Leonardo da Vinci never painted a crucifixion scene. Painting was not his only love, and he only worked in the medium in response to commissions. But like other artists of the Renaissance, he did paint what might be called a premonition of the crucifixion. It is his “Madonna of the Yarnwinder.”
There was a theological purpose in these paintings of the Christ Child, in scenes that evoked his coming passion. Christian artists were grappling with the meaning of the passion, which they felt could only be revealed by seeing the whole of Christ’s story as seamless. One could say that they did on canvas what the evangelists did with words.
In Leonardo’s painting, the Blessed Virgin Mary is shown with the Child Jesus. He is sitting on her lap. There is a marked resemblance between mother and child. Both have curly, auburn hair. For a toddler, Jesus is surprisingly robust—his face a bit more mature than that of other children. Leonardo is foreshadowing the man who would come forth from the child.
There was a theological purpose in Leonardo’s paintings of the Christ Child, in scenes that evoked his coming passion.
Friar Pietro, a contemporary, offers this description of the work while it was still in progress:
The little picture he is working on is of a Madonna who is seated as if she were about to spin yard and the child has placed his food in the basket of yarns and has grasped the yarnwinder, and stares attentively at the four spokes, which are in the form of a cross, and he smiles and grips it tightly, as if he were longing for this cross, not wishing to yield it to his mother, who appears to want to take it away from him.
There are several variations of the same painting. Leonardo’s biographer, Walter Isaacson, finds all of them “energized by what had become Leonardo’s special ability to convey a psychological narrative.” He continues:
There is a flow of physical motion as Jesus reaches toward the cross-like object, his finger pointed heavenward, the gesture that Leonardo loved. His moist eyes are shining with a tiny sparkle of luster and they have their own narrative: he is just the age when a baby can discern objects and focus on them, and he is doing so with a concerted effort that combines his sight with his sense of touch. We sense that his ability to focus on the cross causes a premonition of his fate. He looks innocent and at first playful, but if you look at his mouth and eyes you sense a resigned and even loving comfort with what will be his destiny....
Our eyes swirl counterclockwise as the narrative continues with Mary’s motions and emotions. Her face and her hand indicate anxiety, a desire to intervene, but also an understanding and an acceptance of what shall be.... She reaches out nervously, as if trying to decide whether to restrain him from his fate.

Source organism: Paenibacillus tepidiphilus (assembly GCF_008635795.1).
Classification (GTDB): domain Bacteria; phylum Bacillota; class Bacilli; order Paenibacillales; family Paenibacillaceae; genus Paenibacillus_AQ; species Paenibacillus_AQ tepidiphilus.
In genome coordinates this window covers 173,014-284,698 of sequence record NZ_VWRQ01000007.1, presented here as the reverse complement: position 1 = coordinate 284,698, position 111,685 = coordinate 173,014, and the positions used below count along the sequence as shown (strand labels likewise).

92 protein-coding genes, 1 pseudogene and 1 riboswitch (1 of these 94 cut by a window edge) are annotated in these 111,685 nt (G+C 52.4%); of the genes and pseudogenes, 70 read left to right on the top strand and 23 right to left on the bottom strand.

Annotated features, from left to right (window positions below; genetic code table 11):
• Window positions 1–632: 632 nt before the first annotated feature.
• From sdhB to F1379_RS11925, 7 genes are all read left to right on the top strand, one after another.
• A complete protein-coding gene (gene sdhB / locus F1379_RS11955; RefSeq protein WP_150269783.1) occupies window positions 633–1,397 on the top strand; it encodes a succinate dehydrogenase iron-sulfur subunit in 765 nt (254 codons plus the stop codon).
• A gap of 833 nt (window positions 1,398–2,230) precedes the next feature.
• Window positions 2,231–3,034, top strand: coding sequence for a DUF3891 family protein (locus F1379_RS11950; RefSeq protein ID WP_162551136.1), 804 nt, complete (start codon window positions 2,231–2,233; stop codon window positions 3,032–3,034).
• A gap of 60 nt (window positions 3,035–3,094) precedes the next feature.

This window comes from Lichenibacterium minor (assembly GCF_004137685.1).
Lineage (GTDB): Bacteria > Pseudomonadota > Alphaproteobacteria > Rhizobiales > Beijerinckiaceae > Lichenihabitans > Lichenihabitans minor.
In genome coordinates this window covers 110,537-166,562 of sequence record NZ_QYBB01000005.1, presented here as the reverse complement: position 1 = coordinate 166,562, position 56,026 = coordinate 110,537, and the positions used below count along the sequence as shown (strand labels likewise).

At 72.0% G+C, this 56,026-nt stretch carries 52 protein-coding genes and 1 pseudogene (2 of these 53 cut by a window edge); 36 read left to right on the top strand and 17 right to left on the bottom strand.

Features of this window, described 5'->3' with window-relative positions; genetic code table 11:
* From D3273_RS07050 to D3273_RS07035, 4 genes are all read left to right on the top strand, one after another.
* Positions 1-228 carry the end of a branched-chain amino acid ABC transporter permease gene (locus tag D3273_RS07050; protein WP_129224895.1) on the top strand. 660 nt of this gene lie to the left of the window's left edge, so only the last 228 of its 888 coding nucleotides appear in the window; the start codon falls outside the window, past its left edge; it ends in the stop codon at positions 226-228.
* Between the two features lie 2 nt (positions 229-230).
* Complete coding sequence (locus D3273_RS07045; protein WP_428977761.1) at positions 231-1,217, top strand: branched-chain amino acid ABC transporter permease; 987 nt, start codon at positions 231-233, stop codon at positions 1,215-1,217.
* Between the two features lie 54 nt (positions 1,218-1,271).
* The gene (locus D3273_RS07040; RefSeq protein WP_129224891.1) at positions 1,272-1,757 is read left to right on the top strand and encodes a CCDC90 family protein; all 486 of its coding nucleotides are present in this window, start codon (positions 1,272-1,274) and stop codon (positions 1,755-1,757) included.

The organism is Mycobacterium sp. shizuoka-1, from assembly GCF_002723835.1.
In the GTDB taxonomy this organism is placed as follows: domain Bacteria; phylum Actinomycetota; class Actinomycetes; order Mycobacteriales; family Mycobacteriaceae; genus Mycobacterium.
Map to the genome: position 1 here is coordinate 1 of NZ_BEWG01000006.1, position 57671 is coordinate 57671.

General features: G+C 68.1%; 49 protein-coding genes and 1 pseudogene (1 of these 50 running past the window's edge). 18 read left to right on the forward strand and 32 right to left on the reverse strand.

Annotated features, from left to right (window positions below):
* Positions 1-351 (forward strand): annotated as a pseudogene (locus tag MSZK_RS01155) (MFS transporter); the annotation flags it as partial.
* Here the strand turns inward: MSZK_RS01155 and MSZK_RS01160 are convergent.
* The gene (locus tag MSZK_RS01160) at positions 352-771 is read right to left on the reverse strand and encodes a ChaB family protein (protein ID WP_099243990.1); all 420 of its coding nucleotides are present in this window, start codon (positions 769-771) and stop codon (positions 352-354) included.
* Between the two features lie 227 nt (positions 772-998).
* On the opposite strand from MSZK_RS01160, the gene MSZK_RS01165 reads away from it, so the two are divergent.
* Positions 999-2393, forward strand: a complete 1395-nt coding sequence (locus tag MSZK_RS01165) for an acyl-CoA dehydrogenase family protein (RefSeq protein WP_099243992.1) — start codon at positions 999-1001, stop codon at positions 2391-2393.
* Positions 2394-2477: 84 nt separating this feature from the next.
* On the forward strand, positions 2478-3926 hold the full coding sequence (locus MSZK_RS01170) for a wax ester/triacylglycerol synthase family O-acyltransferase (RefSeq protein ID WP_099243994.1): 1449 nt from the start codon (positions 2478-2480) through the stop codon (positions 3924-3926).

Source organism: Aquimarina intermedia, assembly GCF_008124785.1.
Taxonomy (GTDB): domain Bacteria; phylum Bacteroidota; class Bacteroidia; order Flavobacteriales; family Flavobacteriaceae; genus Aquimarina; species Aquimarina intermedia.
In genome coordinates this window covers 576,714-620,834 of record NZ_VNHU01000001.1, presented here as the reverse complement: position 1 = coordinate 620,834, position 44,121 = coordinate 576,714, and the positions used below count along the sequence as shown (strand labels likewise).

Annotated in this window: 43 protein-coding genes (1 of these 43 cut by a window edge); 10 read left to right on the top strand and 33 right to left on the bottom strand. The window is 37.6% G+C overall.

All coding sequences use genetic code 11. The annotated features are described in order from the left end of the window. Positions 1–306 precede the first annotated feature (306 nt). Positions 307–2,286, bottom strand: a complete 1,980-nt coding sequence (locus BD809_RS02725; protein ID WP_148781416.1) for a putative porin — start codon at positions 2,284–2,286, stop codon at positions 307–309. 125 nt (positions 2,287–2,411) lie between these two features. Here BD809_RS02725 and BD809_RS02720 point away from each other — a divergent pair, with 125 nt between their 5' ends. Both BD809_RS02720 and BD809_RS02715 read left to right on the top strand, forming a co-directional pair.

In his masterpiece Jude the Obscure, the novelist Thomas Hardy created a precocious child, whom he called “Little Father Time.” Although his family is dying from the poverty brought about by the immaturity of his parents, Jude and Arabella, their son, Little Father Time, is preternaturally mature. Only a child, he sees and speaks with the complexity of a world-weary adult.
This is not what artists are trying to suggest in their paintings of the Christ Child, which foreshadow his crucifixion. They do not think that the toddler walked around looking for the future implements of his torture.
The great masterwork of Christ would be his death on the cross.
No, they simply want to suggest the profoundly Christian conviction that what would happen in the future was what had to happen in the future. When and how Christ knew this, we cannot say, though the Gospels make it clear that he did. He foresaw and freely embraced his fate.
Why does this matter, even today? Especially today? Many of our contemporaries have reduced Jesus to the role of a moral reformer. They do not view themselves as essentially sinful, as alienated from God, and, consequently, they have no need to think of Jesus as a savior, one who embraced death, the fullness of alienation from God, on our behalf.
But consciousness of sin is itself a work of grace. Only when we have been truly touched by God do we recognize how far we are from God, how alienated we are. That our contemporaries do not understand themselves to be separated from God does not mean that they are not. Ironically, the early church was convinced that this self-complacency was the surest sign of alienation! Only those who have been touched by grace can recognize the effect of sin in their lives, can recognize their need for a savior and, consequently, can recognize why Christ had to die on the cross.
Like so many other artists, before and since, Leonardo suggests that what did happen is what had to have happened. For these artists, the abhorrent cross is the revelation of God’s own artistic genius. Its form is too flawless, too complete, not to be embraced as an absolute expression of truth and beauty: God would undo death by means of death. His Christ would do this consciously, willingly. The great masterwork of Christ would be his death on the cross. Therefore, like a masterpiece, every element of his life was ordered to this end.